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clack

[klak]
verb (used without object)
  1. to make a quick, sharp sound, or a succession of such sounds, as by striking or cracking: The loom clacked busily under her expert hands.
  2. to talk rapidly and continually or with sharpness and abruptness; chatter.
  3. to cluck or cackle.
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verb (used with object)
  1. to utter by clacking.
  2. to cause to clack: He clacked the cup against the saucer.
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noun
  1. a clacking sound.
  2. something that clacks, as a rattle.
  3. rapid, continual talk; chatter.
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Origin of clack

1200–50; Middle English clacken; imitative
Dictionary.com Unabridged Based on the Random House Unabridged Dictionary, © Random House, Inc. 2018

Related Words for clacked

prate, cackle, babble, cluck, rattle, gossip, yak, jaw, prattle, blab, chatter

Examples from the Web for clacked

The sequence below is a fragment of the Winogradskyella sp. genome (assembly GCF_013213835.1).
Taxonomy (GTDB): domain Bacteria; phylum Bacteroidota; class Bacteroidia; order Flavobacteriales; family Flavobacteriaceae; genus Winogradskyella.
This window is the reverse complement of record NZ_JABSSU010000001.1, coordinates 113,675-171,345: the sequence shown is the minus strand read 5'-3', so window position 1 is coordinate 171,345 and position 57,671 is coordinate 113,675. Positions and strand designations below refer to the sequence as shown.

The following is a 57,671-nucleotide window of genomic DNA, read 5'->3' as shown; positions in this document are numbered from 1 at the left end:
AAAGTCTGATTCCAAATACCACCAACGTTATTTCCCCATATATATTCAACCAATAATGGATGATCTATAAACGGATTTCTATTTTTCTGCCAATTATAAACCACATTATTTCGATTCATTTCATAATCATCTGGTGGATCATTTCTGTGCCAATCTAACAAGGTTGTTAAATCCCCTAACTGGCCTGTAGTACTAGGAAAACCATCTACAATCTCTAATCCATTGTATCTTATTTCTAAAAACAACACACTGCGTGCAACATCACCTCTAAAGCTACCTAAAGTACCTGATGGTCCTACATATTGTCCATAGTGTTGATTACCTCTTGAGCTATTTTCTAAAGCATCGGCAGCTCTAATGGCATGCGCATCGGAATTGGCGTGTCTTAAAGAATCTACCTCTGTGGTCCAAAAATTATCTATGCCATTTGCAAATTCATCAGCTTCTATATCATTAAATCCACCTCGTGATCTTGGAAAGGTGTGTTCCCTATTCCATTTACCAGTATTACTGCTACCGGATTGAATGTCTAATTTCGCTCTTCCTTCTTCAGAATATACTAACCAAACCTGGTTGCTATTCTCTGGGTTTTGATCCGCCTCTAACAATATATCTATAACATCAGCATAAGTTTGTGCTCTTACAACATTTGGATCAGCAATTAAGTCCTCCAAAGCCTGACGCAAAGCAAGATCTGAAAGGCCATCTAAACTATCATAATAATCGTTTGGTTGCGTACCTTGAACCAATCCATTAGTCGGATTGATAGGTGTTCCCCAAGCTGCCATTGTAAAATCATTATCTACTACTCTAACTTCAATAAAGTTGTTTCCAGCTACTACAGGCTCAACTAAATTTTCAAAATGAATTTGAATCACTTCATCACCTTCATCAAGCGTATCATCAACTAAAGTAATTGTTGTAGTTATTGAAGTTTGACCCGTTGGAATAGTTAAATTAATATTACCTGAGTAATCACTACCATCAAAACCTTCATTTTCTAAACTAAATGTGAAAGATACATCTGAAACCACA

Historical Examples of clacked

  • Santobono at one gulp emptied his glass and clacked his tongue.

    The Three Cities Trilogy, Complete

    Emile Zola

  • She shook her cane at the tall man and clacked at him again.

  • He clacked his tongue in concern and bent over, touching Ed's wrist.

    Cat and Mouse

    Ralph Williams

  • Then he clacked his tongue, and the horse resumed its rapid gait.

    A Chambermaid's Diary

    Octave Mirbeau

  • The reins were tightened, Nikolaeff clacked his lips, and the wagon moved on at a trot.

    Sevastopol

    Lyof N. Tolsto


British Dictionary definitions for clacked

clack

verb
  1. to make or cause to make a sound like that of two pieces of wood hitting each other
  2. (intr) to jabber
  3. a less common word for cluck
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noun
  1. a short sharp sound
  2. a person or thing that produces this sound
  3. chatter
  4. Also called: clack valve a simple nonreturn valve using either a hinged flap or a ball
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Word Origin for clack

C13: probably from Old Norse klaka to twitter, of imitative origin
Collins English Dictionary - Complete & Unabridged 2012 Digital Edition © William Collins Sons & Co. Ltd. 1979, 1986 © HarperCollins Publishers 1998, 2000, 2003, 2005, 2006, 2007, 2009, 2012

Word Origin and History for clacked

clack

v.

mid-13c., not in Old English, from Old Norse klaka "to chatter," of echoic origin; cf. Dutch klakken "to clack, crack," Old High German kleken, French claquer "to clap, crack (see claque). Related: Clacked; clacking.

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clack

n.

mid-15c., from clack (v.).

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Online Etymology Dictionary, © 2010 Douglas Harper